Front Page Titles (by Subject) First Series, Chapter 19: National Independence - Economic Sophisms
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First Series, Chapter 19: National Independence - Frédéric Bastiat, Economic Sophisms 
Economic Sophisms, trans. Arthur Goddard, introduction by Henry Hazlitt (Irvington-on-Hudson: Foundation for Economic Education, 1996).
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First Series, Chapter 19
Among the arguments that have been advanced in favor of the protectionist system, we must not forget the one that is founded on the idea of national independence.
"What shall we do in case of war," people ask, "if we have put ourselves at the mercy of England for iron and coal?"
The English monopolists for their part do not fail to exclaim:
"What will happen to Great Britain in time of war if she makes herself dependent on France for food?"
The one thing that people overlook is that the sort of dependence that results from exchange, i.e., from commercial transactions, is a reciprocal dependence. We cannot be dependent upon a foreigner without his being dependent upon us. Now, this is what constitutes the very essence of society. To sever natural interrelations is not to make oneself independent, but to isolate oneself completely.
And observe, too, that one isolates oneself in anticipation of war, but that the very act of isolating oneself is a beginning of war. It makes war easier to wage, less burdensome, and consequently less unpopular. If nations remain permanently in the world market; if their interrelations cannot be broken without their peoples' suffering the double discomfort of privation and glut; they will no longer need the mighty navies that bankrupt them or the vast armies that weigh them down; the peace of the world will not be jeopardized by the caprice of a Thiers or a Palmerston;76* and war will disappear for lack of materials, resources, motives, pretexts, and popular support.
I am well aware that I shall be reproached (it is the fashion nowadays) for basing the brotherhood of nations on anything so mean and prosaic as self-interest. There are those who would prefer it to have its roots in charity, in love, even in a little self-denial, and, by impairing somewhat men's material wellbeing, to have the merit of a generous sacrifice.
When shall we ever have done with these childish declamations? When shall we finally rid science of cant? When shall we cease interposing this nauseating inconsistency between what we preach and what we practice? We deride and revile self-interest—that is to say, we execrate what is useful and good (for to say that something is in the interest of all nations is to say that it is good in itself), as if self-interest were not the necessary, eternal, and indestructible motive force to which Providence has entrusted the improvement of mankind. Are we not all being represented as angels of disinterestedness? And is not the public surely beginning to see with disgust that this affected language disfigures the pages of the very writers that are most highly paid? Oh, affectation, thou art truly the canker of our times!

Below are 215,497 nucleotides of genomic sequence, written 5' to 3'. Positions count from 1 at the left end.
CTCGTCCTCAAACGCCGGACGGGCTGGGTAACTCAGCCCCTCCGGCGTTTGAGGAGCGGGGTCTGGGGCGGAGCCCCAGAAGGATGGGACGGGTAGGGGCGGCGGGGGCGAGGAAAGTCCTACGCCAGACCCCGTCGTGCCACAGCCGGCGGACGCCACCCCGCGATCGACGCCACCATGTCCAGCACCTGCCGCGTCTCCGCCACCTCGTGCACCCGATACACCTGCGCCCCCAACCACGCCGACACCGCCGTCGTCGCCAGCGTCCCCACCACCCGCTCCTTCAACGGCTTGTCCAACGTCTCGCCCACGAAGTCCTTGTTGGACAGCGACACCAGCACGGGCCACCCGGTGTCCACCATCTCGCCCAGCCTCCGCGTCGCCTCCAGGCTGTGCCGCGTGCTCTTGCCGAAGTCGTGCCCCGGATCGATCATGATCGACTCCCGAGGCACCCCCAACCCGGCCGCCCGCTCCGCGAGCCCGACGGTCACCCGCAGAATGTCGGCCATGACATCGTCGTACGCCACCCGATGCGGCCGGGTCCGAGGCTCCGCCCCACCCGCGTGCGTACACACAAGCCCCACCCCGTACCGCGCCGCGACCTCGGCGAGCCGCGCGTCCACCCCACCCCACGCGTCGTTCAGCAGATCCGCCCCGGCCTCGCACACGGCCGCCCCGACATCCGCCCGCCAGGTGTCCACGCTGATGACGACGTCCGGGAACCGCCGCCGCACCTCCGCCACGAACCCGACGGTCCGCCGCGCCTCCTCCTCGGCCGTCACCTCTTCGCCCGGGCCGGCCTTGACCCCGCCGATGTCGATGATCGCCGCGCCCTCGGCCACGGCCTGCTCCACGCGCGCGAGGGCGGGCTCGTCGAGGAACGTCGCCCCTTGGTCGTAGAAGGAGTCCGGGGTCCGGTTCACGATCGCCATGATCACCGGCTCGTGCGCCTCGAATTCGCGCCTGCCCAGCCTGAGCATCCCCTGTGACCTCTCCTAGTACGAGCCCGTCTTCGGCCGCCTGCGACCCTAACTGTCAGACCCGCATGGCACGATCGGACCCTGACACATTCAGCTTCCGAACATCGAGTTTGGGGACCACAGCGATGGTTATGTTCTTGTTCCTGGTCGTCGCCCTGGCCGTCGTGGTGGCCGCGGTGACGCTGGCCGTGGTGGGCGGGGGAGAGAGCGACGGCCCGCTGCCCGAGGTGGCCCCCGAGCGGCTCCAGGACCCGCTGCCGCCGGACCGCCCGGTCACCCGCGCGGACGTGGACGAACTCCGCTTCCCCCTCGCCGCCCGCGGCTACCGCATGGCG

What! Because well-being and peace are correlative, because it has pleased God to establish this beautiful harmony in the moral sphere, am I not to admire and adore His decrees and to accept gratefully laws that make justice the necessary condition of happiness? You want peace only in so far as it conflicts with well-being, and free trade is burdensome to you because, you say, it imposes no sacrifices on you. But if you find self-sacrifice so attractive, what prevents you from practicing it in your private affairs? Society will be grateful to you for it, since at least someone will reap its fruits; but to seek to impose it upon mankind as a principle is the height of absurdity, because self-sacrifice by everyone means the sacrifice of everyone; it is evil elevated to the dignity of a moral theory.
But, thank heaven, a great deal of this bombast can be written and read without the world's ceasing on that account to be impelled by its natural motive force, which is, whether one likes it or not, self-interest.
It is, after all, rather strange to see sentiments of the most lofty self-denial invoked in support of plunder itself. For that, in the end, is what all this ostentatious disinterestedness comes to. These men, so delicately fastidious that they do not want peace itself if it is based on the mean self-interest of mankind, are not averse to putting their hands into someone else's pocket, especially that of the poor; for what article in the tariff law protects the poor? Gentlemen, do as you like with your own property, but allow us to do likewise with the fruits of our toil, to use them or to exchange them as we wish. Declaim as much as you like on the virtue of self-renunciation; that is all very fine and noble; but at the same time, at least be honest.77*
[76.][Louis Adolphe Thiers (1797-1877), French statesman and historian, opponent of free trade and, in Bastiat's time, advocate of an aggressively anti-English policy for France. Henry John Temple, Viscount Palmerston (1784-1865), British statesman, Foreign Secretary when Economic Sophisms was written, and an opponent of France.—TRANSLATOR.]
[77.][Cf. the pamphlet entitled "Justice and Fraternity," Selected Essays on Political Economy, chap. 4. Cf. also the Introduction to "Cobden and the English League," and the "Second Campaign of the League," in Vol. II (of the French edition).—EDITOR.]